Create a Closed-Lid Terrarium

Easy steps for bringing the outdoors inside.
A terrarium brings a miniature garden indoors.

A terrarium brings a miniature garden indoors.

Even in the middle of winter, a terrarium brings beautiful green color and life indoors.

Photo by: Image courtesy of Melissa Caughey

Image courtesy of Melissa Caughey

Even in the middle of winter, a terrarium brings beautiful green color and life indoors.

Terrariums are a great way to bring plants indoors. Sometimes, houseplants have a difficult time inside as the colder months approach because the heat that warms our homes tends to dry out the air. The indoor humidity often becomes too low for many houseplants. They dry out quickly and if not closely tended to, can perish. Creating a terrarium allows you to not only control the humidity but also create a small, charmingly self-contained environment. 

The possibilities are endless when creating your very own terrarium. Try picking up a glass apothecary jar at one of the large home décor chain stores.  Some plants that do well in the high-humidity environment of terrariums include ferns, African violets, Venus flytraps, starfish plants, air plants, baby's tears, fittonia, golden clubmoss, and strawberry begonia. The only plants that will not do well in a terrarium with a lid are succulents. They will rot from too much moisture. 

I chose to decorate this terrarium with a small clay Japanese pagoda covered in lanterns and a tiny clay bridge.  

The decorative accent possibilities are endless. Other ideas include a mini fairy garden, or even adding some tiny figurines from the local hobby/train store.  Here is how I created this Zen terrarium.

Supplies:

  • 1 large glass apothecary jar with lid
  • Newspaper
  • Miniature decorative items
  • Good quality potting soil-I recommend using one for African violets
  • Activated charcoal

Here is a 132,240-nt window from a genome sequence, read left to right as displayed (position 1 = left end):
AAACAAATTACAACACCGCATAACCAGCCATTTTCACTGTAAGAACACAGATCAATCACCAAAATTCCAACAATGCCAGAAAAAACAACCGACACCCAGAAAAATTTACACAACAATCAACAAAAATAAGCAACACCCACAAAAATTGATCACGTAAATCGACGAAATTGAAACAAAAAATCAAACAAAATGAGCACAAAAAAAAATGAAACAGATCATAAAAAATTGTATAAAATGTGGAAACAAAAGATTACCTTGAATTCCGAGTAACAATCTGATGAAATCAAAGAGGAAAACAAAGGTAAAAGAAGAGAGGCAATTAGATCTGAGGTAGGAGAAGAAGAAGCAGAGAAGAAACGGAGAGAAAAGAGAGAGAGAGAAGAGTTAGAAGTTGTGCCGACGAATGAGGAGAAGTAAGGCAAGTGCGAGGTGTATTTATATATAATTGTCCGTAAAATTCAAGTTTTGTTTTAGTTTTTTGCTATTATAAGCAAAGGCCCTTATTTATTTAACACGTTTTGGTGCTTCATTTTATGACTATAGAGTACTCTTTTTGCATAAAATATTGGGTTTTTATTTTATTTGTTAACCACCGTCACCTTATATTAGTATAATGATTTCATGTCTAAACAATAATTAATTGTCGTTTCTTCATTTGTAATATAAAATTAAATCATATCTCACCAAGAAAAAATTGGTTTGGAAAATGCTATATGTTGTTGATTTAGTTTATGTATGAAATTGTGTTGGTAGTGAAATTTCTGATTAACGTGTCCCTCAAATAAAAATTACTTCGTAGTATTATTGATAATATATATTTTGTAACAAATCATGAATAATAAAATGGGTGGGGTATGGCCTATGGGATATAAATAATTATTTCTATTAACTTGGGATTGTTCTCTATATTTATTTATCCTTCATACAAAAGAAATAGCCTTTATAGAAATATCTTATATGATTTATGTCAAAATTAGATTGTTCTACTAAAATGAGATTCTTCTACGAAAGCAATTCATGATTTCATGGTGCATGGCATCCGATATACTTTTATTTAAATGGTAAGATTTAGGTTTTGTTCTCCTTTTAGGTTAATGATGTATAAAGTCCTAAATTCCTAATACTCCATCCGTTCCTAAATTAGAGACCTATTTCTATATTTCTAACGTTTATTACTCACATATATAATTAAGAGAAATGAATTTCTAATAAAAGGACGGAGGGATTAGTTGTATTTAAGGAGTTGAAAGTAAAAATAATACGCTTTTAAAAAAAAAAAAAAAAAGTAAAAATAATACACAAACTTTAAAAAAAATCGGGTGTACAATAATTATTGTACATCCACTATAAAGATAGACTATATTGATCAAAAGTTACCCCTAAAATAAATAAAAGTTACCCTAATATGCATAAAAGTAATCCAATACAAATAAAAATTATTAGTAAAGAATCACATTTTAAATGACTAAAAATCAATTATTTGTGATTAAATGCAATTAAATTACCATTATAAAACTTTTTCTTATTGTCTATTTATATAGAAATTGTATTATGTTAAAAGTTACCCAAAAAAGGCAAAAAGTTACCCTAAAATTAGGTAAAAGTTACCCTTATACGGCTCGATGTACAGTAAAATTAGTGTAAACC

• Aquarium gravel
  • Assorted plants for the terrarium -- I used a fittonia, a maidenhair fern, a selaginella and a pteris.
  • Small dry paint brush

Assembly:

  • Spread out some newspaper in your work area.  
  • Wash and dry out the apothecary jar and lid.
  • Add 1-2 inches of aquarium gravel to the bottom of the apothecary jar to help with drainage.  
  • Next, add a thin 1-inch layer of charcoal.  This helps to keep the soil fresh.
  • On top of the charcoal, add your potting soil to a few inches deep to accommodate your plants’ root balls.  With a landscape in mind, plant your plants into the soil.  I created a dry river bed with extra aquarium gravel and placed the little bridge over the stones.  You can add some larger river stones as well to look like large boulders.
  • With the dry paint brush, clean off any dirt or debris from the inside glass and then off of the plant leaves.  
  • Water the terrarium with just a few tablespoons of water.  Replace the cover and enjoy.  If you find that the terrarium becomes too steamed up with condensation on the glass, simply remove the lid and allow the extra moisture to evaporate.  The watering needs of the terrarium will be low, so be sure not to over water your new little garden.  A place with filtered light is best. Keep out of direct sunlight.
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